All in the Family featured the curmudgeonly Archie Bunker. Archie was television’s most famous grouch, blunt, blustering, straightforward and untouched by the PC crowd. He was the archetype of the conservative male. Michael desprately tried to reeducate him, but he persisted in his breviloquence.

Looking back at the last 40 years, we realize: ARCHIE WAS RIGHT!


Going Down Swinging

Back in July  received a speeding ticket.  I was cited for 66mph in a 55mph zone.

This is the first speeding ticket that I've received in about 18 years, give or take.  So I fought it.  The last time I fought a ticket was 1994.  I won that case.

Today I didn't.

The last law class I had in college taught me the importance of evidence.  I knew I didn't have any.  My strategy relied on the officer testifying to a fact that I needed to introduce reasonable doubt.  He almost gave me what I needed.  Almost. 

He answered my question truthfully.  I do believe that he was truthful.  He couldn't remember a detail from July that was inconsequential to his duties, but vital to my defense.  That left me with, I believe the legal term here is; buttkiss or maybe that's jackdiddlysquat, for a defense.

So I rested.

And I lost.

If I had to do it all over again, I would still fight the ticket.  I recommend you do too.  I've lost all faith in the police's basic level of integrity.  I think this particular cop was honest, but mistaken.  I'm not sure about the honesty of America's police as a whole.  The only way citizens have to combat that is in a courtroom.  Don't wait till the stakes are high, fight them over every little alleged infraction of every little law.  Every. Time.


  1. WaterBoy2:27 PM

    My philosophy is this:

    1. Posted speed limits are calculated to accommodate the Least Common Denominator (LCD): the old man whose reflexes aren't what they used to be; the young girl with a brand new license, taking her girlfriends to the mall; the distracted driver who's drinking coffee, smoking a cigarette, and messing with the stereo all at the same time. People like this need to drive slower than what most other people can handle.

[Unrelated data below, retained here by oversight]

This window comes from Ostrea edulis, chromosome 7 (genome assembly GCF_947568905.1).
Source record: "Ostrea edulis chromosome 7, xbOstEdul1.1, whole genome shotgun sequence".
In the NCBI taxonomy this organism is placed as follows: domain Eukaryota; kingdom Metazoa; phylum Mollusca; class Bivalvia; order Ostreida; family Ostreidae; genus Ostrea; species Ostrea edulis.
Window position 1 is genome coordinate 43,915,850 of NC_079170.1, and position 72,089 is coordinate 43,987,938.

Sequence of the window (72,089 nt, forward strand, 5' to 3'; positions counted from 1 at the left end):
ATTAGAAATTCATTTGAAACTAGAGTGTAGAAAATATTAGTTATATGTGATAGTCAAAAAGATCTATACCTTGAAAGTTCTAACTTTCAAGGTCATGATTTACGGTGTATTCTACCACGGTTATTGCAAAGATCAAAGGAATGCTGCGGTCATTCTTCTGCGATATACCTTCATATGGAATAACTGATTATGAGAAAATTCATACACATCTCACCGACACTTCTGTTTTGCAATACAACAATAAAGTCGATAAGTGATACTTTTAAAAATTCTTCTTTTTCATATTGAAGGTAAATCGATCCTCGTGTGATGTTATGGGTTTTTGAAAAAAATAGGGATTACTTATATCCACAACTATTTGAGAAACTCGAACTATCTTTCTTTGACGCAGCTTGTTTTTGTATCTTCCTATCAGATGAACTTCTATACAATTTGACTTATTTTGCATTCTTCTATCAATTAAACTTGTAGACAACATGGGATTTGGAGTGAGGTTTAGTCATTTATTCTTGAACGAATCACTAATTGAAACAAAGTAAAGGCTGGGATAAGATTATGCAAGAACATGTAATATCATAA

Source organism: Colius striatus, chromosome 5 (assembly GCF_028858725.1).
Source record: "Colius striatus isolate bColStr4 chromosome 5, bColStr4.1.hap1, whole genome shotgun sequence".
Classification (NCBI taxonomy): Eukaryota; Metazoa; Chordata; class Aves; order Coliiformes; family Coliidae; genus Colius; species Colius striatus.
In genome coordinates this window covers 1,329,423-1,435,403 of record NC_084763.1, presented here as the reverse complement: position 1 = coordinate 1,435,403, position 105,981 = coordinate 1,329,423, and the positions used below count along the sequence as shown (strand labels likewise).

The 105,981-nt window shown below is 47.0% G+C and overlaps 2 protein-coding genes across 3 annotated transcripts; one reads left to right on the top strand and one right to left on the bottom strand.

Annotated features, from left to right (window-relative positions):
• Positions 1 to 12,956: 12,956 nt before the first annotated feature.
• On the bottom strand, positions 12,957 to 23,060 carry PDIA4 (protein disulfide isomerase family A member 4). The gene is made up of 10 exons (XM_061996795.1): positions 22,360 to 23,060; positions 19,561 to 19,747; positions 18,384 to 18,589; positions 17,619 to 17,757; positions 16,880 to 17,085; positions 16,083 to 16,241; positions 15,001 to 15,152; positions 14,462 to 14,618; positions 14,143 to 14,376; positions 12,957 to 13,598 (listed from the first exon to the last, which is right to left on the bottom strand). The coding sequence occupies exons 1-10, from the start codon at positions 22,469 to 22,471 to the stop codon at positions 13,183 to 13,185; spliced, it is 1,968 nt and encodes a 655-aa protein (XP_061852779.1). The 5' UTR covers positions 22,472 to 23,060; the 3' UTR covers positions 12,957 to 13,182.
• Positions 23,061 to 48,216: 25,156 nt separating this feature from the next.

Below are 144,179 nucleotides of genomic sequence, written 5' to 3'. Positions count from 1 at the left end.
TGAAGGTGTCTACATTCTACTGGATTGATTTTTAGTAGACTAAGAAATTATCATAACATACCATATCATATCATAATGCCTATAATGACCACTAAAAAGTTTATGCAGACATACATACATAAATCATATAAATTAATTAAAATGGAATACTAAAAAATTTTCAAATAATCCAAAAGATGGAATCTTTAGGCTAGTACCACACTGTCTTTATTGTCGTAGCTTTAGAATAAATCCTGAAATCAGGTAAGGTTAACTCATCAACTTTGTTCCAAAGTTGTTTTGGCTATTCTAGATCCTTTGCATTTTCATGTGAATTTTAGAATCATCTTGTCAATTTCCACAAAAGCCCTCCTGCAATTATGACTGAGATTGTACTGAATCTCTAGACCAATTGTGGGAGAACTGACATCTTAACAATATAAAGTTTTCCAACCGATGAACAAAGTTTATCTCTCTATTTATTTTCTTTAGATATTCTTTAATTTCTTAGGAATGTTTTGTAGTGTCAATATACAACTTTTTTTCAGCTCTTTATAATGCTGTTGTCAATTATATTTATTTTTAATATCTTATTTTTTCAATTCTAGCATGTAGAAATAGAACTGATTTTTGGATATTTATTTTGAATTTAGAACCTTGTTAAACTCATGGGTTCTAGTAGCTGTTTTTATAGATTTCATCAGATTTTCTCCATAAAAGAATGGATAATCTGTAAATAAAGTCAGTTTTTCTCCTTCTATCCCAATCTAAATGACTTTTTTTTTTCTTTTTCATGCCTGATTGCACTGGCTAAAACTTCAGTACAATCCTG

2. Traffic engineers consider many factors like street particulars when assessing speed limits, but they are typically assessed at the LCD value. However, most streets can easily handle 5-10MPH over the LCD value, and often quite more than that.

    3. I quite often exceed the LCD value by that 5-10MPH figure, and sometimes more than that, as long as I am not being distracted by other things.

    4. If I get cited for such excess, I consider it the cost for the privelege of Driving Over LCD. I will not just pay the fine out of hand, however; the traffic DA will usually downgrade the citation to defective equipment or some such to lessen points assessed against your license and to eliminate the negative effect the original citation would have with the insurance company. The fine will stay the same; but like I said, I consider it part of the cost of driving, just like the license and the insurance is.

    5. Hence, I have gone to court to handle the ticket, but have never gone to trial...and probably never will, largely for the reason you stated: you inevitably lose, but you end up paying more for the right to do so.

    That's not to say that your method is wrong, of course. Just that it has its drawbacks, too.

  2. WYO doesn't have a point system. You just pay the fine. I still fought it. The fine ran to $102. It's not the money its the principle.

  3. black9:35 AM

    I fought one ticket as well. I had just had the tires replaced on the car with a slightly larger size and was only going 36 in a 30.

    The police officer and the judge were personal friends. It was obvious the entire sequence of the trial had been completed hundreds of times between the two.

    In a very systematic fashion, they pulled up evidence for when the radar unit had been calibrated as well as the speed assessment training testing results for the police officer at the police academy. Those were the two that stood out in my mind.

    I was young and naive.